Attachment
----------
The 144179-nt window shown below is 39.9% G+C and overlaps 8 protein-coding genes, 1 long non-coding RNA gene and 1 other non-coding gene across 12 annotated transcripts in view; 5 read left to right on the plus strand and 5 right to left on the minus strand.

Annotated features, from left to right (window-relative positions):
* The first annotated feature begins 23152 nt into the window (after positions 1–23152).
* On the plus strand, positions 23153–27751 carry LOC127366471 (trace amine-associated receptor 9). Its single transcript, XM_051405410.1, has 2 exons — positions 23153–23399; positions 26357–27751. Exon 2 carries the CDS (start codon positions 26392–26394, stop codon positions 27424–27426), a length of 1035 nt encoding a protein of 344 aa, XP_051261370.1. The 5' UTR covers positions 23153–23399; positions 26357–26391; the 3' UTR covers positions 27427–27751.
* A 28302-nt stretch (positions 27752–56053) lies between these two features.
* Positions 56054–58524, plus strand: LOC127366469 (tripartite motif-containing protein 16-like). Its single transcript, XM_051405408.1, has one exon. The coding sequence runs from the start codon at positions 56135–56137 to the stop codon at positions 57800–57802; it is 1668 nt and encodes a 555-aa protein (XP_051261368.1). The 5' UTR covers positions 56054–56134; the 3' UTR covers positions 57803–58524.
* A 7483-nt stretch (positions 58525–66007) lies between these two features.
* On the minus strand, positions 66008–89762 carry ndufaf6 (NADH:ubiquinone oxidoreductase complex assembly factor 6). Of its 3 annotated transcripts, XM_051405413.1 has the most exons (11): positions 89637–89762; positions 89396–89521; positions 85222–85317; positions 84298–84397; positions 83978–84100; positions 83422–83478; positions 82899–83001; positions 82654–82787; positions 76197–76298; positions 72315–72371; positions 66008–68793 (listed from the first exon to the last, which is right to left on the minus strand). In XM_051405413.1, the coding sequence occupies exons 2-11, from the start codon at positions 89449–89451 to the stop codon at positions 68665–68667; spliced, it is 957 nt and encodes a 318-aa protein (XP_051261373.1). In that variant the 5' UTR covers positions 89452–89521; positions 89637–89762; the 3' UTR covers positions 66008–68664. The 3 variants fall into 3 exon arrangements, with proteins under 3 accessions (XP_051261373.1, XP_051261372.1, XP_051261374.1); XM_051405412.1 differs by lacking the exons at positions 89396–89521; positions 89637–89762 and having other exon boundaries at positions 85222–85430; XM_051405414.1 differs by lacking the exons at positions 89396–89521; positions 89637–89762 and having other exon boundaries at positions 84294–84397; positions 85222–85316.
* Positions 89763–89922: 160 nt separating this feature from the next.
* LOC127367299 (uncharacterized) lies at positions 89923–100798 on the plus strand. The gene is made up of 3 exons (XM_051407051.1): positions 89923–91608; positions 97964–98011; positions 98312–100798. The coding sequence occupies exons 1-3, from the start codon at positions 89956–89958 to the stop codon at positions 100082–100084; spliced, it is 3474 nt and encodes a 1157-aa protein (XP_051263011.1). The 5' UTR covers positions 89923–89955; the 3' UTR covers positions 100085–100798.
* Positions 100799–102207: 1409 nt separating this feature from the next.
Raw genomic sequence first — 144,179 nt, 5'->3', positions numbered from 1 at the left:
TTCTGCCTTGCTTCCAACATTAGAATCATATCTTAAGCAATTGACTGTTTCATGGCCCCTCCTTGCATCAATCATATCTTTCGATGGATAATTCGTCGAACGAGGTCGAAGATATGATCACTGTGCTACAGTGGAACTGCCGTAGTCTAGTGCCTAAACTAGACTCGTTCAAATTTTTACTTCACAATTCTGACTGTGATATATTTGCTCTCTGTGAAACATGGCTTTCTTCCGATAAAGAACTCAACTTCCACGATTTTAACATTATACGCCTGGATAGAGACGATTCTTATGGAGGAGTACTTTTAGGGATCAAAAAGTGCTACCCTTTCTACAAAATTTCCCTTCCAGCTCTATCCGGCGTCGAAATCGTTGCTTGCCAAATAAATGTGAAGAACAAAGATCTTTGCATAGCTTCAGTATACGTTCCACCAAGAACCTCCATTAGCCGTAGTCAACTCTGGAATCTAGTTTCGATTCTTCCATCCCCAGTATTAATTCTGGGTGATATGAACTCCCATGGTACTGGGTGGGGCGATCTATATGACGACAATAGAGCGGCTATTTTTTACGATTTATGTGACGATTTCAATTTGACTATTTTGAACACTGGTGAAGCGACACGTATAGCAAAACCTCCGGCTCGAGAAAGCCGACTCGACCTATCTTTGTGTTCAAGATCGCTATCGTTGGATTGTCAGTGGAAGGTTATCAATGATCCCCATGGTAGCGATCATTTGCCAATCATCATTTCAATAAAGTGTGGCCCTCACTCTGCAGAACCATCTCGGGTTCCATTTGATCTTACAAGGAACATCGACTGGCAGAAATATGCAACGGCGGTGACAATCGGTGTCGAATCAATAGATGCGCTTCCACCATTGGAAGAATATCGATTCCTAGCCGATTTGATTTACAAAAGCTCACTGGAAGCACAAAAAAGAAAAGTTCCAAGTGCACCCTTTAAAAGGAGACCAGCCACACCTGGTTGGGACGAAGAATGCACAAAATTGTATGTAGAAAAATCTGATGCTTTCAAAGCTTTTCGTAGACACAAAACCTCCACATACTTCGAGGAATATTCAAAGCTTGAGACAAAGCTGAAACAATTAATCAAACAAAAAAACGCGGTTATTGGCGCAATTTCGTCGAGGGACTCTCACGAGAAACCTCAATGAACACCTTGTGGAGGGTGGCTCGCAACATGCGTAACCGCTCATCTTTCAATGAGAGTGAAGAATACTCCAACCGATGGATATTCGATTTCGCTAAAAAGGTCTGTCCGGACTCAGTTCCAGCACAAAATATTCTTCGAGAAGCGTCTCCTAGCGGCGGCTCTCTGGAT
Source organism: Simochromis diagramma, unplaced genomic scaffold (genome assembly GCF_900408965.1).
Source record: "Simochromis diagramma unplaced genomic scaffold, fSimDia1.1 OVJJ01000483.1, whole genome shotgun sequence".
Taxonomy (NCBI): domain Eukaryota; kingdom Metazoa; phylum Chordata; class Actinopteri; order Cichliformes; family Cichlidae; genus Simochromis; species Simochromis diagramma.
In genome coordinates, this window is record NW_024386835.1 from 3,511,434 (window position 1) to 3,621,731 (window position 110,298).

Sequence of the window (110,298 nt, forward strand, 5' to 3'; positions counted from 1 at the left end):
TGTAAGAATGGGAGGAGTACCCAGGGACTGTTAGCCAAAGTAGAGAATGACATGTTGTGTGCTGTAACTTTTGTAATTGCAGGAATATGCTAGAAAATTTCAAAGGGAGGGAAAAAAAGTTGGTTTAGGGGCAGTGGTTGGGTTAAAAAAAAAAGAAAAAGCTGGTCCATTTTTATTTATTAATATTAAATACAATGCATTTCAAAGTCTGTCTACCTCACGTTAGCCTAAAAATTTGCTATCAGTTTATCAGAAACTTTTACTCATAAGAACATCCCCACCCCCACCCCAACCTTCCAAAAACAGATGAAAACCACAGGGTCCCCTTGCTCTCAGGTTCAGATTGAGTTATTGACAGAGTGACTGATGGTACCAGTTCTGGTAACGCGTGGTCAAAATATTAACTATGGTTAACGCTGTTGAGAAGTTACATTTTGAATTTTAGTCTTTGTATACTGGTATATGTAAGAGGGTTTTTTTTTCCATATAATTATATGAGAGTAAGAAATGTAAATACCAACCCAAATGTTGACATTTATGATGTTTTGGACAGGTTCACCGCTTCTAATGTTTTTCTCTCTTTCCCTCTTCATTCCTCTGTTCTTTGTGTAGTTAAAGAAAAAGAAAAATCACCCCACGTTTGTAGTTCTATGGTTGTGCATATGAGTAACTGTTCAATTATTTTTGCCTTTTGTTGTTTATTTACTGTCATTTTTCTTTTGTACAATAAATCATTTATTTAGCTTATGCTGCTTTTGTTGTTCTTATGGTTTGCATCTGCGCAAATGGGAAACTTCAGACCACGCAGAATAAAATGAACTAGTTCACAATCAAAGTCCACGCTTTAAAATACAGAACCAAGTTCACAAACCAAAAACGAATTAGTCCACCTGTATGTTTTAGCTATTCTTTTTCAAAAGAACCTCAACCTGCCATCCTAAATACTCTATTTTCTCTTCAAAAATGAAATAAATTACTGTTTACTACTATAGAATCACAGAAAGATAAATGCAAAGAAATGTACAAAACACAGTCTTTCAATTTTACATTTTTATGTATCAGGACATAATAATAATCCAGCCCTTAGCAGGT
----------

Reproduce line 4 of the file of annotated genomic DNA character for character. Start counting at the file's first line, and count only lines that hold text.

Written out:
* On the plus strand, positions 23153–27751 carry LOC127366471 (trace amine-associated receptor 9). Its single transcript, XM_051405410.1, has 2 exons — positions 23153–23399; positions 26357–27751. Exon 2 carries the CDS (start codon positions 26392–26394, stop codon positions 27424–27426), a length of 1035 nt encoding a protein of 344 aa, XP_051261370.1. The 5' UTR covers positions 23153–23399; positions 26357–26391; the 3' UTR covers positions 27427–27751.